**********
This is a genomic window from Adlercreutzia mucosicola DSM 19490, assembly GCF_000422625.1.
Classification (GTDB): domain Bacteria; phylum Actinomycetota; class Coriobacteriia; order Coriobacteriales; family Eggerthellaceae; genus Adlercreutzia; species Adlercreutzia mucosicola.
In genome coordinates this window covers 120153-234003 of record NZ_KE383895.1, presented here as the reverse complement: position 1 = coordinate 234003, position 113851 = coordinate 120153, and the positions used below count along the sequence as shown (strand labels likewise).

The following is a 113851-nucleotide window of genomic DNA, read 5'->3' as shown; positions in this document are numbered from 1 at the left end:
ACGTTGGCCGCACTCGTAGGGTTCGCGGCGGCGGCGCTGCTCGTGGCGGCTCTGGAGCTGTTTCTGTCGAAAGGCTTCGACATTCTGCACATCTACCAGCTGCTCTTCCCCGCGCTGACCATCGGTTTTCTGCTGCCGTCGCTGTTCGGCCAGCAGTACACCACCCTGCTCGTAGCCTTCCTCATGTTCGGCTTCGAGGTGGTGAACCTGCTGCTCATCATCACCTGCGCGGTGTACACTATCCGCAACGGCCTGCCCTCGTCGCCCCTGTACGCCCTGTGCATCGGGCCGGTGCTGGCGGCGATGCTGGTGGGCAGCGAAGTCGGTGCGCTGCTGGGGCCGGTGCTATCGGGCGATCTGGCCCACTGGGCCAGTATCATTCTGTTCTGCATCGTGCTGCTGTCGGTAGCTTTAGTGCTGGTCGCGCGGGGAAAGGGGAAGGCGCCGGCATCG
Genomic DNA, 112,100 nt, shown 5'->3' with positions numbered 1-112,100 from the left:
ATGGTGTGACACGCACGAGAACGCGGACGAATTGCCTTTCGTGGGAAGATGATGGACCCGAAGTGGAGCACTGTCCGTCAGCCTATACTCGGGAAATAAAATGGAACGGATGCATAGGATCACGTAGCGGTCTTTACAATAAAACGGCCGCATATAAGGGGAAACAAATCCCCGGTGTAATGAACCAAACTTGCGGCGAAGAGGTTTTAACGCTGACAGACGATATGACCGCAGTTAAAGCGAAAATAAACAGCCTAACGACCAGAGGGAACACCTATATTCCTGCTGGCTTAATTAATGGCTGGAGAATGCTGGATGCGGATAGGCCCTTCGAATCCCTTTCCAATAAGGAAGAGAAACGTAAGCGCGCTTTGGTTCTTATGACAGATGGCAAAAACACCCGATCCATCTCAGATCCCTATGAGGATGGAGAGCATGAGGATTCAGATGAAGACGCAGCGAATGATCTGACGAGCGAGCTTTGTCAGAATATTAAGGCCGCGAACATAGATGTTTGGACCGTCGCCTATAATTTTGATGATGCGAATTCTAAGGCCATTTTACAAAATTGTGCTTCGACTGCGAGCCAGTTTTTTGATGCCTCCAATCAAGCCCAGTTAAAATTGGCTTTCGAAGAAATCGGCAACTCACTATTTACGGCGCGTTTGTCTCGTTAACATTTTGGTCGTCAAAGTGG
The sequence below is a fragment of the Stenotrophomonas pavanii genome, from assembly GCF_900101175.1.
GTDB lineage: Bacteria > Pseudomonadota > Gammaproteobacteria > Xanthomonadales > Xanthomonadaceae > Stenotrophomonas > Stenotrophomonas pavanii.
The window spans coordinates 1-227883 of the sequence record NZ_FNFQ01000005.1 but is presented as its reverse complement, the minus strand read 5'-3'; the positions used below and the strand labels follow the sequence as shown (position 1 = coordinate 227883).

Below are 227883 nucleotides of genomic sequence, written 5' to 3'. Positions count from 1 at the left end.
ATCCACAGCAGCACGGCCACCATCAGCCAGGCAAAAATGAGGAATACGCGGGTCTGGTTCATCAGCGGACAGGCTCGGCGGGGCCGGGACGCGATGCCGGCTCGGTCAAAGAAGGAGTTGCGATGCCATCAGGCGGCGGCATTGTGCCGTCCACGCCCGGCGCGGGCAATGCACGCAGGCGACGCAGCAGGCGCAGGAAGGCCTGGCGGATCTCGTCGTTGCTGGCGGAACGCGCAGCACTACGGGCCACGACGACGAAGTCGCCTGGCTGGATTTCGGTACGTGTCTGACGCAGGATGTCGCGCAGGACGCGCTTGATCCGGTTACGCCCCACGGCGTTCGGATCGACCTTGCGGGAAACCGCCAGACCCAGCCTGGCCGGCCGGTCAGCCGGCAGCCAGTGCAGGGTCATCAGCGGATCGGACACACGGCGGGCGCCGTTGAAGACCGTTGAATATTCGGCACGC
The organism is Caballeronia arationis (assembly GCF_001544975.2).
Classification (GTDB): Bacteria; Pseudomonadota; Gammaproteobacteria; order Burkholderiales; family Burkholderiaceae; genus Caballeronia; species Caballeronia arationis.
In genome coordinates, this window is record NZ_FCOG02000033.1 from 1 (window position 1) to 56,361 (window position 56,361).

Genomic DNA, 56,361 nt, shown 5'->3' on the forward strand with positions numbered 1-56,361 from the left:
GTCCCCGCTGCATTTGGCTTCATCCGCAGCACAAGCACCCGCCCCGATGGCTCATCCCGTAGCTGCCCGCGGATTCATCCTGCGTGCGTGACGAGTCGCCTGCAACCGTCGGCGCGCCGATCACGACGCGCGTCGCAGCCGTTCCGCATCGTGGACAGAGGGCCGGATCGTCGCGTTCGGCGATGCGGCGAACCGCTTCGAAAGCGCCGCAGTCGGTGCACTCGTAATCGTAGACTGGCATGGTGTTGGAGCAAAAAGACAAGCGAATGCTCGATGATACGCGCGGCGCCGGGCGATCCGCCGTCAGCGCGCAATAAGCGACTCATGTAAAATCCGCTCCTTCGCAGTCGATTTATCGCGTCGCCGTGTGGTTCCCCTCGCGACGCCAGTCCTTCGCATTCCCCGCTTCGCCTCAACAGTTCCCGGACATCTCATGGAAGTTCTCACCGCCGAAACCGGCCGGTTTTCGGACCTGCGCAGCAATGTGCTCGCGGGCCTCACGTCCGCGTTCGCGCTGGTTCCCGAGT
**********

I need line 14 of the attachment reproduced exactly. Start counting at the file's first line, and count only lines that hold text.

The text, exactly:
Classification (GTDB): Bacteria; Pseudomonadota; Gammaproteobacteria; order Burkholderiales; family Burkholderiaceae; genus Caballeronia; species Caballeronia arationis.